The Natural History Museum in London, 🇬🇧 is recognized as one of the world's greatest museums and is probably unsurpassed for its fauna 🦍 and flora 🌺 exhibits. Every year it holds a competition to find the Wildlife Photographer of the Year 📷 🤴 and receives a host of stunning entries. This is the 52nd year of the competition and here's a selection of the fantastic 50,000+ entries vying for the title:
Table of contents:
- 1. Dinner Time
- 2. Peep-o
- 3. Real Life Fairies
- 4. Net Gain
- 5. Let Me in
- 6. Pick Me
- 7. Nest Building
- 8. A Master of Camouflage
- 9. #9
- 10. What's Going on?
1 Dinner Time
Termite tossing by William Kruger from South Africa
The Southern Yellow-Billed Hornbill was photographed in Transfrontier Park, South Africa.
Golden Relic by Dhyey Shah from India
There are fewer than 2,500 mature adult Gee's Golden Langurs left in the wild, mainly living in Northeastern India (Assam) and Bhutan, Gee’s golden langurs are endangered. They also find sanctuary near to a temple dedicated to the Hindu god Shiva, which is where this one was spotted.
3 Real Life Fairies
Swarming under the stars by Imre Potyo from Hungary
The chaotic flight of mayflies near Hungary’s River Rába. They emerge from their larvae cocoons, mate close to the water's surface and then soar into the sky.
4 Net Gain
Splitting the Catch by Audun Rikardsen from Norway
Sometimes it’s the fishing boats that look for the killer whales and humpbacks and sometimes it's the other way round. They're all hoping to locate the shoals of herring that migrate to the Arctic Norwegian waters.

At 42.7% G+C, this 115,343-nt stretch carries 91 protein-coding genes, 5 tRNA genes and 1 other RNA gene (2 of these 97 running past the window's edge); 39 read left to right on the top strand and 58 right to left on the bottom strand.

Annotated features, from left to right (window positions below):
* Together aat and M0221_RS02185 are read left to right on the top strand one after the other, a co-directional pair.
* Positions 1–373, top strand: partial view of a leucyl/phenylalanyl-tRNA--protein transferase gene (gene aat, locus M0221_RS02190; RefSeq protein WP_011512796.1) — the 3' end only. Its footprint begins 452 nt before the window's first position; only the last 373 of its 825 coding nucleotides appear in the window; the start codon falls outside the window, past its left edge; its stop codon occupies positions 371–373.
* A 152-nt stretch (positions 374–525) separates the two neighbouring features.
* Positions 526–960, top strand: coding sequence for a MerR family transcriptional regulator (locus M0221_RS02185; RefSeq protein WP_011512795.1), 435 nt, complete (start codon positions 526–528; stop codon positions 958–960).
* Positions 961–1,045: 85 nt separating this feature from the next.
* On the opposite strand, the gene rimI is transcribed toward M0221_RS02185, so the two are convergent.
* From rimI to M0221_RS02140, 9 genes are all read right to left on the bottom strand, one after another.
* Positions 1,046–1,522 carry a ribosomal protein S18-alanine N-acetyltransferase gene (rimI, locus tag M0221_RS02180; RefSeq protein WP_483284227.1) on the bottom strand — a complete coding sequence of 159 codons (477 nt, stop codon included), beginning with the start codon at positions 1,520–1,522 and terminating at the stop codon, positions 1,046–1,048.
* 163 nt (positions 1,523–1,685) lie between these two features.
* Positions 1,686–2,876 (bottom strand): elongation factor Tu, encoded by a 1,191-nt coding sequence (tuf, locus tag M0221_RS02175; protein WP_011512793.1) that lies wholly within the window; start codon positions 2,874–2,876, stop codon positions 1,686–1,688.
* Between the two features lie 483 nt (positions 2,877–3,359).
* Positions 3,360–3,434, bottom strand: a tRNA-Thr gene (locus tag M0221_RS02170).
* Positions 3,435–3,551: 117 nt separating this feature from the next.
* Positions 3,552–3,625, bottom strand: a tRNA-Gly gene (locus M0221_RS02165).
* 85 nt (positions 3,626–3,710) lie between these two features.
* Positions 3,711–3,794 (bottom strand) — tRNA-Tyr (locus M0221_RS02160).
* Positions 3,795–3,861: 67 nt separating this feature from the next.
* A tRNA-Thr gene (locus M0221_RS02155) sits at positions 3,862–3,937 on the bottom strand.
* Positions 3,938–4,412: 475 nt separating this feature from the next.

5 Let Me in
Playing Pangolin by Lance Van Der Vyver from New Zealand
The armour-plated scales of the Temminck's Ground Pangolin are enough to foil the attempts to eat it by the lions of Tswalu Kalahari Private Game Reserve in South Africa.
6 Pick Me
Collective Courtship by Scott portelli from Australia
The spawning grounds of the Giant Cuttlefish are almost a brawl as males - who vastly outnumber females - compete with for attention with mesmerising displays of changing skin colour, texture and pattern.
7 Nest Building
Thistle Plucker by Isaac Aylward from the UK
Shot in Bulgaria’s Rila Mountains, the linnet pulls off florets from purple knapweed, discarding the little seed parachutes to eat the seeds.
8 A Master of Camouflage
The Disappearing Fish by Iago Leonardo from Spain
The Lookdown Fish uses uses special platelets in its skin cells to reflect polarised light to make itself almost invisible to predators and potential prey.
Crystal Precision by Mario Ceo from Spain
A beautiful shot of a Common Pipistrelle Bat leaving its roost in a derelict house in Salamanca, Spain, to go hunting.
10 What's Going on?
Nosy Neighbor by Sam Hobson from the UK
The photographer lives in Bristol, aka UK's Fox City due to the large numbers of urban foxes.
Aren't they stunning? Do you have a favorite?
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